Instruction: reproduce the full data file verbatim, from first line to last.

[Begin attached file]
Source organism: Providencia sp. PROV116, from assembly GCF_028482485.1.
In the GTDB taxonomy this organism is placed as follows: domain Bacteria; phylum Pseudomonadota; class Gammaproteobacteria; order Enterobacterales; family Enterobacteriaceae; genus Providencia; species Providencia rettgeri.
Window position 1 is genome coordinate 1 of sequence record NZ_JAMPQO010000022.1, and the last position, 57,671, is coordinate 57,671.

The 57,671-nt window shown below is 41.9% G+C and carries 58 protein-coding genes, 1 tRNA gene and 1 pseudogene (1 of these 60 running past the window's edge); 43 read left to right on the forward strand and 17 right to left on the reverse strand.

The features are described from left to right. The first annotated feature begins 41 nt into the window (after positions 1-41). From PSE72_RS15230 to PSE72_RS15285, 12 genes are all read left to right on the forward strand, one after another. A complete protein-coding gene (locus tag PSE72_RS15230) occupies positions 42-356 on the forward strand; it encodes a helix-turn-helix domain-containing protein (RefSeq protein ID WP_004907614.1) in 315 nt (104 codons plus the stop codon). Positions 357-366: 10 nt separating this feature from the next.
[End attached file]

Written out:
Source organism: Providencia sp. PROV116, from assembly GCF_028482485.1.
In the GTDB taxonomy this organism is placed as follows: domain Bacteria; phylum Pseudomonadota; class Gammaproteobacteria; order Enterobacterales; family Enterobacteriaceae; genus Providencia; species Providencia rettgeri.
Window position 1 is genome coordinate 1 of sequence record NZ_JAMPQO010000022.1, and the last position, 57,671, is coordinate 57,671.

The 57,671-nt window shown below is 41.9% G+C and carries 58 protein-coding genes, 1 tRNA gene and 1 pseudogene (1 of these 60 running past the window's edge); 43 read left to right on the forward strand and 17 right to left on the reverse strand.

The features are described from left to right. The first annotated feature begins 41 nt into the window (after positions 1-41). From PSE72_RS15230 to PSE72_RS15285, 12 genes are all read left to right on the forward strand, one after another. A complete protein-coding gene (locus tag PSE72_RS15230) occupies positions 42-356 on the forward strand; it encodes a helix-turn-helix domain-containing protein (RefSeq protein ID WP_004907614.1) in 315 nt (104 codons plus the stop codon). Positions 357-366: 10 nt separating this feature from the next.